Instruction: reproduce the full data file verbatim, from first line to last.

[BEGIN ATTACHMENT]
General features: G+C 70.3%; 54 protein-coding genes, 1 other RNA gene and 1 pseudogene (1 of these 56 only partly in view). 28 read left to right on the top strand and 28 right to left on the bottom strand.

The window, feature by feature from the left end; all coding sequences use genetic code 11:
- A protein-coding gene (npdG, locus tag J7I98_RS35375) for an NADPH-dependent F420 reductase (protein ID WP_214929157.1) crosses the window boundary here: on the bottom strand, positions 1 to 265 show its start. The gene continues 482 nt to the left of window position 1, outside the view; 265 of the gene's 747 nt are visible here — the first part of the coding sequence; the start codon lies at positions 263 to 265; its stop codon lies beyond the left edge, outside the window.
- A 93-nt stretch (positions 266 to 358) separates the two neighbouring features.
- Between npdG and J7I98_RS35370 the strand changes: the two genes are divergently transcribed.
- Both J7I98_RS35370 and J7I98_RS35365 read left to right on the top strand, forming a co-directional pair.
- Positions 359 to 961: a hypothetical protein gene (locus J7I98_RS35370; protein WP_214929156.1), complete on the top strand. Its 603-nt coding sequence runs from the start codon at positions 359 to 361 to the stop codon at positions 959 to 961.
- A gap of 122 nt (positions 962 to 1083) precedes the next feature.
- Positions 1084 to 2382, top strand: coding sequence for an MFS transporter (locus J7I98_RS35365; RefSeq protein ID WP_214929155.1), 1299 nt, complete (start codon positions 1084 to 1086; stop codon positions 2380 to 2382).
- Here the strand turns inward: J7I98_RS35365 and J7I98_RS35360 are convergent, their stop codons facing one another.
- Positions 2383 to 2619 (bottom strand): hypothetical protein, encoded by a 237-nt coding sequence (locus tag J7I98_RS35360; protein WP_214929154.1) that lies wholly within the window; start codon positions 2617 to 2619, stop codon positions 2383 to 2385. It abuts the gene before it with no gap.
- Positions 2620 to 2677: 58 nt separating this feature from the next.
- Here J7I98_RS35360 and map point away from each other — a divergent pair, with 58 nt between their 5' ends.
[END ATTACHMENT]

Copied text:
General features: G+C 70.3%; 54 protein-coding genes, 1 other RNA gene and 1 pseudogene (1 of these 56 only partly in view). 28 read left to right on the top strand and 28 right to left on the bottom strand.

The window, feature by feature from the left end; all coding sequences use genetic code 11:
- A protein-coding gene (npdG, locus tag J7I98_RS35375) for an NADPH-dependent F420 reductase (protein ID WP_214929157.1) crosses the window boundary here: on the bottom strand, positions 1 to 265 show its start. The gene continues 482 nt to the left of window position 1, outside the view; 265 of the gene's 747 nt are visible here — the first part of the coding sequence; the start codon lies at positions 263 to 265; its stop codon lies beyond the left edge, outside the window.
- A 93-nt stretch (positions 266 to 358) separates the two neighbouring features.
- Between npdG and J7I98_RS35370 the strand changes: the two genes are divergently transcribed.
- Both J7I98_RS35370 and J7I98_RS35365 read left to right on the top strand, forming a co-directional pair.
- Positions 359 to 961: a hypothetical protein gene (locus J7I98_RS35370; protein WP_214929156.1), complete on the top strand. Its 603-nt coding sequence runs from the start codon at positions 359 to 361 to the stop codon at positions 959 to 961.
- A gap of 122 nt (positions 962 to 1083) precedes the next feature.
- Positions 1084 to 2382, top strand: coding sequence for an MFS transporter (locus J7I98_RS35365; RefSeq protein ID WP_214929155.1), 1299 nt, complete (start codon positions 1084 to 1086; stop codon positions 2380 to 2382).
- Here the strand turns inward: J7I98_RS35365 and J7I98_RS35360 are convergent, their stop codons facing one another.
- Positions 2383 to 2619 (bottom strand): hypothetical protein, encoded by a 237-nt coding sequence (locus tag J7I98_RS35360; protein WP_214929154.1) that lies wholly within the window; start codon positions 2617 to 2619, stop codon positions 2383 to 2385. It abuts the gene before it with no gap.
- Positions 2620 to 2677: 58 nt separating this feature from the next.
- Here J7I98_RS35360 and map point away from each other — a divergent pair, with 58 nt between their 5' ends.